Pascale Joassart-Marcelli

SAN DIEGO — Everybody, it seems, welcomes the arrival of new restaurants, cafés, food trucks and farmers markets.

What could be the downside of fresh veggies, homemade empanadas and a pop-up restaurant specializing in banh mis?

But when they appear in unexpected places – think inner-city areas populated by immigrants – they're often the first salvo in a broader effort to rebrand and remake the community. As a result, these neighborhoods can quickly become unaffordable and unrecognizable to longtime residents.

An appetite for gentrification

I live in San Diego, where I teach courses on urban and food geographies and conduct research on the relationship between food and ethnicity in urban contexts.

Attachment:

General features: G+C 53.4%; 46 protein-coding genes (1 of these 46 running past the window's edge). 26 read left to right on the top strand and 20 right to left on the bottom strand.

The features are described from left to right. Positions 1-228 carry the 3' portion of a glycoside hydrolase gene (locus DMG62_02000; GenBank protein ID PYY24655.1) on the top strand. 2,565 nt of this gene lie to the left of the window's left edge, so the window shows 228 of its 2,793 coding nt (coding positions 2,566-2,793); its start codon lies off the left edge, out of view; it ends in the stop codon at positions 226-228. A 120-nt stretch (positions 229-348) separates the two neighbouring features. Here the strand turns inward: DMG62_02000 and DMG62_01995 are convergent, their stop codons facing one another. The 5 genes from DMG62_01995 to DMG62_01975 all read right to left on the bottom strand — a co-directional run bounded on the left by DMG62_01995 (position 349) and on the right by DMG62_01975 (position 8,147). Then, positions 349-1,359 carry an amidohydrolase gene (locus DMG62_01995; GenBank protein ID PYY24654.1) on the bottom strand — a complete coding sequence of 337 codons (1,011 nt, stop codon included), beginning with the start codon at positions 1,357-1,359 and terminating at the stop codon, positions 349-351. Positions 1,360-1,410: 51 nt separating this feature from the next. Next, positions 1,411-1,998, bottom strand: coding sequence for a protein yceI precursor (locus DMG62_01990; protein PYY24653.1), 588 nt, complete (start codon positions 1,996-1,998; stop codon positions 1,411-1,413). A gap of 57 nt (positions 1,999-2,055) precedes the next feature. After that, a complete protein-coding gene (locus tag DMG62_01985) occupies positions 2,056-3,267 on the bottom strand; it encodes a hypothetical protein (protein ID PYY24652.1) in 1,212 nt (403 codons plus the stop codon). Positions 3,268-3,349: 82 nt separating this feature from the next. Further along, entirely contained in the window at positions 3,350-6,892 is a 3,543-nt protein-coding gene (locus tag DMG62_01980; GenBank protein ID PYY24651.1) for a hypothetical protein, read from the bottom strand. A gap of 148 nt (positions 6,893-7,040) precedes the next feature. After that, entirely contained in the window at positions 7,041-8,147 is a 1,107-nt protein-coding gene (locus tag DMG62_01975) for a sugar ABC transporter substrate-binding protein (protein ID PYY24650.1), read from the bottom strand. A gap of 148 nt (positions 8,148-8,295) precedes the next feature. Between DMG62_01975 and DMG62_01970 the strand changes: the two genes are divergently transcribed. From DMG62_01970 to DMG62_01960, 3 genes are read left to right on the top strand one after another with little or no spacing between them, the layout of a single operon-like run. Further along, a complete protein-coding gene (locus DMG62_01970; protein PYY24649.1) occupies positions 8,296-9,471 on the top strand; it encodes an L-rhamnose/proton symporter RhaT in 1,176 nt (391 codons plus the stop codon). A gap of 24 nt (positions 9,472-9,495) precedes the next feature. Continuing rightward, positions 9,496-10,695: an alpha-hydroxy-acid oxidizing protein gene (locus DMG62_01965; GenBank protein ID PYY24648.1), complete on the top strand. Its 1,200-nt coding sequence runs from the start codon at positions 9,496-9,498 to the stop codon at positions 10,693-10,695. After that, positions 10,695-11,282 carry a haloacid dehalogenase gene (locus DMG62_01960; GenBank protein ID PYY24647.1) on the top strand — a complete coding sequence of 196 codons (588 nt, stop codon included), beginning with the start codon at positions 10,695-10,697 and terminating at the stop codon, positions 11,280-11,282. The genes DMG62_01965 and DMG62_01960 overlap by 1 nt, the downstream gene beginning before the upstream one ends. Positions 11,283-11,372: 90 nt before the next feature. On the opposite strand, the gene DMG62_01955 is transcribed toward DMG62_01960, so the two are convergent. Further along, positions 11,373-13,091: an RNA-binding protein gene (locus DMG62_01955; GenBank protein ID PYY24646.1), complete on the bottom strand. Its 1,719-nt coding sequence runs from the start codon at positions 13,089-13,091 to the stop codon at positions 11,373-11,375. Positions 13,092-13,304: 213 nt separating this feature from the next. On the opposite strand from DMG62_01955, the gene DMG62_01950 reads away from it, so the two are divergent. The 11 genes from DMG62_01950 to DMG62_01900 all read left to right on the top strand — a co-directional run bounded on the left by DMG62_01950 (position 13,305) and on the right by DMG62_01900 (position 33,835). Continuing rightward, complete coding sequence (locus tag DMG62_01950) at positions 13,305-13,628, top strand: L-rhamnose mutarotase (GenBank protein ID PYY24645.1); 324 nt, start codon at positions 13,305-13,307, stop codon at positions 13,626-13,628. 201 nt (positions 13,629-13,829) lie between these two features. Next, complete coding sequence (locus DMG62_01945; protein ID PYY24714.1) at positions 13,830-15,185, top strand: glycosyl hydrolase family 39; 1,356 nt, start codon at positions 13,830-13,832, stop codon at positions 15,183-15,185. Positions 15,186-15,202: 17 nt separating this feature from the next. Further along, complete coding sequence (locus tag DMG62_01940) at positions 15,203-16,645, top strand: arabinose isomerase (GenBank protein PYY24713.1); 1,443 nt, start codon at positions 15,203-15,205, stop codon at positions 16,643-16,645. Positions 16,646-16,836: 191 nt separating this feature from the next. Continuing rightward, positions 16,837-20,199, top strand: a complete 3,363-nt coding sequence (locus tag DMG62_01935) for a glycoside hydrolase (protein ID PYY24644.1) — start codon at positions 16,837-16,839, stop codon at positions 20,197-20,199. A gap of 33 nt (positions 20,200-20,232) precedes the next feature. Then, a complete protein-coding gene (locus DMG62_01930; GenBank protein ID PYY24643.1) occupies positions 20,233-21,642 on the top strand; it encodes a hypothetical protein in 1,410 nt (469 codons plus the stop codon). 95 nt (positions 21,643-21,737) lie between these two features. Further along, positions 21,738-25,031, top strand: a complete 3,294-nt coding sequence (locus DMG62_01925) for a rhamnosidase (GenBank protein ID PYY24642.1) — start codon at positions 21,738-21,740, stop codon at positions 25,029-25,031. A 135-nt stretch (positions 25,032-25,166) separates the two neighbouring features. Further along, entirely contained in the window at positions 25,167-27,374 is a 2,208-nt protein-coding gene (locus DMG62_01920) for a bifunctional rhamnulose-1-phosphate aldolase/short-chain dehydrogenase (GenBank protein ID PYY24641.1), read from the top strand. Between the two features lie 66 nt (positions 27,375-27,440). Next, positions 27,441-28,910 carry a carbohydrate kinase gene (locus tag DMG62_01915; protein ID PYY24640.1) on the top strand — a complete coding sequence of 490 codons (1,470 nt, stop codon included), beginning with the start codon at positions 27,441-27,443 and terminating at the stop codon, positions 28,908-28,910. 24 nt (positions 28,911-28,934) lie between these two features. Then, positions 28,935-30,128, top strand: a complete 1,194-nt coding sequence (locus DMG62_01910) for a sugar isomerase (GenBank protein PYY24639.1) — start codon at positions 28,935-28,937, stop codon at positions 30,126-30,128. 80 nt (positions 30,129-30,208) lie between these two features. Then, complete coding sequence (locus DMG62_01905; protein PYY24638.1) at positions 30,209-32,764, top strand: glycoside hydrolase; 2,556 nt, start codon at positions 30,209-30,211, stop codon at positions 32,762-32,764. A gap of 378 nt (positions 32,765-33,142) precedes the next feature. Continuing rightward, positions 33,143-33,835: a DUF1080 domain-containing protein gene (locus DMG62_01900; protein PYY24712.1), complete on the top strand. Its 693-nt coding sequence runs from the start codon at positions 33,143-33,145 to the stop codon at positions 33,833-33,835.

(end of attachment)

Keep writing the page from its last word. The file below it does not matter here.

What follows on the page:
In recent years, I started to notice a pattern playing out in the city's low-income neighborhoods that have traditionally lacked food options. More ethnic restaurants, street vendors, community gardens and farmers markets were cropping up. These, in turn, spurred growing numbers of white, affluent and college-educated people to venture into areas they had long avoided.

This observation inspired me to write a book, titled The $16 Taco, about how food – including what's seen as "ethnic," "authentic" or "alternative" – often serves as a spearhead for gentrification.

Take City Heights, a large multi-ethnic San Diego neighborhood where successive waves of refugees from places as far away as Vietnam and Somalia have resettled. In 2016, a dusty vacant lot on the busiest boulevard was converted into an outdoor international marketplace called Fair@44. There, food vendors gather in semi-permanent stalls to sell pupusas, lechon (roasted pig), single-sourced cold-brewed coffee, cupcakes and tamarind raspado (crushed ice) to neighborhood residents, along with tourists and visitors from other parts of the city.